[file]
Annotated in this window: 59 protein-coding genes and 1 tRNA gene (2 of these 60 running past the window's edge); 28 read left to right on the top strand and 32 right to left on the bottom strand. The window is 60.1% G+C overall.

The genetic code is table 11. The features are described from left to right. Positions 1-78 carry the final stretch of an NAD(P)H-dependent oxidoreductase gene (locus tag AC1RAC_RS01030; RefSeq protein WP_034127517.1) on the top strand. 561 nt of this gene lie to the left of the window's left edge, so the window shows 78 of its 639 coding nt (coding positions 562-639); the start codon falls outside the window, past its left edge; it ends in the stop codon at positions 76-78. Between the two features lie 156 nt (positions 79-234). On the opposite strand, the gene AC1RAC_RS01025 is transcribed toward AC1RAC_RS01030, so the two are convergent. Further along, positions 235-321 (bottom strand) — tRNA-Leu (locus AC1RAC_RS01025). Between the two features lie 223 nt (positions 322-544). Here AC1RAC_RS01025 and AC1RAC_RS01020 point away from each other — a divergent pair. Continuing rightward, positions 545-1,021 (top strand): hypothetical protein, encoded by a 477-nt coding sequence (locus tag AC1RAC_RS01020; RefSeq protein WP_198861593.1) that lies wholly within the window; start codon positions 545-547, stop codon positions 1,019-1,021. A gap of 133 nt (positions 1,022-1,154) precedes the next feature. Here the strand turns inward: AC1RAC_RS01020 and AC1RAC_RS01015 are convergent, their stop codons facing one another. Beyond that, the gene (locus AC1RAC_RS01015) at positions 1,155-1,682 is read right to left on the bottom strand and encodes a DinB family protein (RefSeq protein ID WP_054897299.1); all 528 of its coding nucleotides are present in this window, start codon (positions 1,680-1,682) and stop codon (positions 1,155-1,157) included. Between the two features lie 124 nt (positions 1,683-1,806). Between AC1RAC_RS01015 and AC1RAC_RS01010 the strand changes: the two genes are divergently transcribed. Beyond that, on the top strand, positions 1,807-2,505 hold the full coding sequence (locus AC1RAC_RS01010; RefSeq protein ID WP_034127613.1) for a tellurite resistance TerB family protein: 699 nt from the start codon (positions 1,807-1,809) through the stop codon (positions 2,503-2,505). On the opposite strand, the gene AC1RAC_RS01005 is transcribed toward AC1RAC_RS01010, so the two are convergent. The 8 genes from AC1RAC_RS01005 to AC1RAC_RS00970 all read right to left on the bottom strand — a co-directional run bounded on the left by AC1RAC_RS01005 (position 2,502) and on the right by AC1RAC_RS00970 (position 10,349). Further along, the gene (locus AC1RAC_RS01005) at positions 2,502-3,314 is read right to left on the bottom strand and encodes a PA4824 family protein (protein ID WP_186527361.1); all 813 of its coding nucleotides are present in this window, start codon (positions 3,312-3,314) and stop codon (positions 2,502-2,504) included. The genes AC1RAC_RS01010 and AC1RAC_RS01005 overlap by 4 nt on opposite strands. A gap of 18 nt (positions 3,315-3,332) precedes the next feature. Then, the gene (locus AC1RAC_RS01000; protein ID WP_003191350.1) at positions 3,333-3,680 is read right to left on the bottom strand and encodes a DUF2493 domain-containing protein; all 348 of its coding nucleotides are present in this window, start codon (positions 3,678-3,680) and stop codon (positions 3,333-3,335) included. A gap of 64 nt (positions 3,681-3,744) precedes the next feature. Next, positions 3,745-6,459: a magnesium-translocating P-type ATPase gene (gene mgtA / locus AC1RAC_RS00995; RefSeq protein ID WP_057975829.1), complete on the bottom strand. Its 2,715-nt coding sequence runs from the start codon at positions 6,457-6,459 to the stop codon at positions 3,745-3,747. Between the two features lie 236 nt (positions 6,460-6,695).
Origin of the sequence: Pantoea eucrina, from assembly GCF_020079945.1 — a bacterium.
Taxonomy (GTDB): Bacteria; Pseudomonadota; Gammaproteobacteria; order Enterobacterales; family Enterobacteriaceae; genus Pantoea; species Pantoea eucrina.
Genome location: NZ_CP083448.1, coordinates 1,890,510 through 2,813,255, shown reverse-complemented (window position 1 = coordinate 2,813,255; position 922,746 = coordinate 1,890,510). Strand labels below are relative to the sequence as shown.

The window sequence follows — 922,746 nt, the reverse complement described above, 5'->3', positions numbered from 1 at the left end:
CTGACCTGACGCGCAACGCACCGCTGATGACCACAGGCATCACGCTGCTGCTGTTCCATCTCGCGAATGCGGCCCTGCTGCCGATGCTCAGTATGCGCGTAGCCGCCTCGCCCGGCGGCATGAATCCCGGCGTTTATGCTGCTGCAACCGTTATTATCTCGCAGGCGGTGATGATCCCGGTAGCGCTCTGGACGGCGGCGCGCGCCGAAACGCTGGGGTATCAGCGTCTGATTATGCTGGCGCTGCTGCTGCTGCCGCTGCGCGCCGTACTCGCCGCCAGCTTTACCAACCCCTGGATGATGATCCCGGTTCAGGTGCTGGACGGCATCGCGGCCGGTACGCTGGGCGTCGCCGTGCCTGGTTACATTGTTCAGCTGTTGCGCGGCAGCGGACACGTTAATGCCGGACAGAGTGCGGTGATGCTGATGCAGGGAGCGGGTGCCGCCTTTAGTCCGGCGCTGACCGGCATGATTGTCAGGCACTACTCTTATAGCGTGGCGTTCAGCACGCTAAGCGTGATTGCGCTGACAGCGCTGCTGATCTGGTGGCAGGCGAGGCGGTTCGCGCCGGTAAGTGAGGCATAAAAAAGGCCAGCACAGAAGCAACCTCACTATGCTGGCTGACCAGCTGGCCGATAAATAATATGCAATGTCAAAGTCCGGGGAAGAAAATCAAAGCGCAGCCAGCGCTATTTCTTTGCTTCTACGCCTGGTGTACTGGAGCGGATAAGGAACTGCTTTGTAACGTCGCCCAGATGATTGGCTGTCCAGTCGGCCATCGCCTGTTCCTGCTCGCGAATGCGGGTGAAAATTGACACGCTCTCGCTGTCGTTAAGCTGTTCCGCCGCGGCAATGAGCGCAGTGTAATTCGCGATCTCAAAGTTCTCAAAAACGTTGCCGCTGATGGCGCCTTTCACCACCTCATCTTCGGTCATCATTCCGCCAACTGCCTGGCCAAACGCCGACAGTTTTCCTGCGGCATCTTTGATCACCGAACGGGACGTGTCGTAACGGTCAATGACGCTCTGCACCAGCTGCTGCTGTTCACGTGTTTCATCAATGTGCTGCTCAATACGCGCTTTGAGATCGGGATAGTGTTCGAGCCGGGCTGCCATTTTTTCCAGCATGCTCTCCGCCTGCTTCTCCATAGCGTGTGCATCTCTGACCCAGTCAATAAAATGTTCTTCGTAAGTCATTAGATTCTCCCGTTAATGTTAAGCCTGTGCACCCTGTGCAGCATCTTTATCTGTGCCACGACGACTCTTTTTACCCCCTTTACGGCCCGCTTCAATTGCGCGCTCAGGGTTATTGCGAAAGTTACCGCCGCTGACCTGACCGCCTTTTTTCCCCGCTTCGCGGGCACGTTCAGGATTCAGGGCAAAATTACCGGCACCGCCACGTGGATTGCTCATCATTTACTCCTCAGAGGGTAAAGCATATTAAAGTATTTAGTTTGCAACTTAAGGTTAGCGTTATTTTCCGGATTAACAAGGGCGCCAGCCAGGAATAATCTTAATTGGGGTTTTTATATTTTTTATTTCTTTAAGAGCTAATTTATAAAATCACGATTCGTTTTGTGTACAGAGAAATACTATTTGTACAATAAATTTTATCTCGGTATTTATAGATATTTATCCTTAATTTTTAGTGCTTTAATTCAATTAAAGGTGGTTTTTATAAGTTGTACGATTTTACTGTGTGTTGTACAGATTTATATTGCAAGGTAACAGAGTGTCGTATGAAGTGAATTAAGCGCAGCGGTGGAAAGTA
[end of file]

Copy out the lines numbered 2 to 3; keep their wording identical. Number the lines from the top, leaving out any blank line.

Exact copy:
The genetic code is table 11. The features are described from left to right. Positions 1-78 carry the final stretch of an NAD(P)H-dependent oxidoreductase gene (locus tag AC1RAC_RS01030; RefSeq protein WP_034127517.1) on the top strand. 561 nt of this gene lie to the left of the window's left edge, so the window shows 78 of its 639 coding nt (coding positions 562-639); the start codon falls outside the window, past its left edge; it ends in the stop codon at positions 76-78. Between the two features lie 156 nt (positions 79-234). On the opposite strand, the gene AC1RAC_RS01025 is transcribed toward AC1RAC_RS01030, so the two are convergent. Further along, positions 235-321 (bottom strand) — tRNA-Leu (locus AC1RAC_RS01025). Between the two features lie 223 nt (positions 322-544). Here AC1RAC_RS01025 and AC1RAC_RS01020 point away from each other — a divergent pair. Continuing rightward, positions 545-1,021 (top strand): hypothetical protein, encoded by a 477-nt coding sequence (locus tag AC1RAC_RS01020; RefSeq protein WP_198861593.1) that lies wholly within the window; start codon positions 545-547, stop codon positions 1,019-1,021. A gap of 133 nt (positions 1,022-1,154) precedes the next feature. Here the strand turns inward: AC1RAC_RS01020 and AC1RAC_RS01015 are convergent, their stop codons facing one another. Beyond that, the gene (locus AC1RAC_RS01015) at positions 1,155-1,682 is read right to left on the bottom strand and encodes a DinB family protein (RefSeq protein ID WP_054897299.1); all 528 of its coding nucleotides are present in this window, start codon (positions 1,680-1,682) and stop codon (positions 1,155-1,157) included. Between the two features lie 124 nt (positions 1,683-1,806). Between AC1RAC_RS01015 and AC1RAC_RS01010 the strand changes: the two genes are divergently transcribed. Beyond that, on the top strand, positions 1,807-2,505 hold the full coding sequence (locus AC1RAC_RS01010; RefSeq protein ID WP_034127613.1) for a tellurite resistance TerB family protein: 699 nt from the start codon (positions 1,807-1,809) through the stop codon (positions 2,503-2,505). On the opposite strand, the gene AC1RAC_RS01005 is transcribed toward AC1RAC_RS01010, so the two are convergent. The 8 genes from AC1RAC_RS01005 to AC1RAC_RS00970 all read right to left on the bottom strand — a co-directional run bounded on the left by AC1RAC_RS01005 (position 2,502) and on the right by AC1RAC_RS00970 (position 10,349). Further along, the gene (locus AC1RAC_RS01005) at positions 2,502-3,314 is read right to left on the bottom strand and encodes a PA4824 family protein (protein ID WP_186527361.1); all 813 of its coding nucleotides are present in this window, start codon (positions 3,312-3,314) and stop codon (positions 2,502-2,504) included. The genes AC1RAC_RS01010 and AC1RAC_RS01005 overlap by 4 nt on opposite strands. A gap of 18 nt (positions 3,315-3,332) precedes the next feature. Then, the gene (locus AC1RAC_RS01000; protein ID WP_003191350.1) at positions 3,333-3,680 is read right to left on the bottom strand and encodes a DUF2493 domain-containing protein; all 348 of its coding nucleotides are present in this window, start codon (positions 3,678-3,680) and stop codon (positions 3,333-3,335) included. A gap of 64 nt (positions 3,681-3,744) precedes the next feature. Next, positions 3,745-6,459: a magnesium-translocating P-type ATPase gene (gene mgtA / locus AC1RAC_RS00995; RefSeq protein ID WP_057975829.1), complete on the bottom strand. Its 2,715-nt coding sequence runs from the start codon at positions 6,457-6,459 to the stop codon at positions 3,745-3,747. Between the two features lie 236 nt (positions 6,460-6,695).
Origin of the sequence: Pantoea eucrina, from assembly GCF_020079945.1 — a bacterium.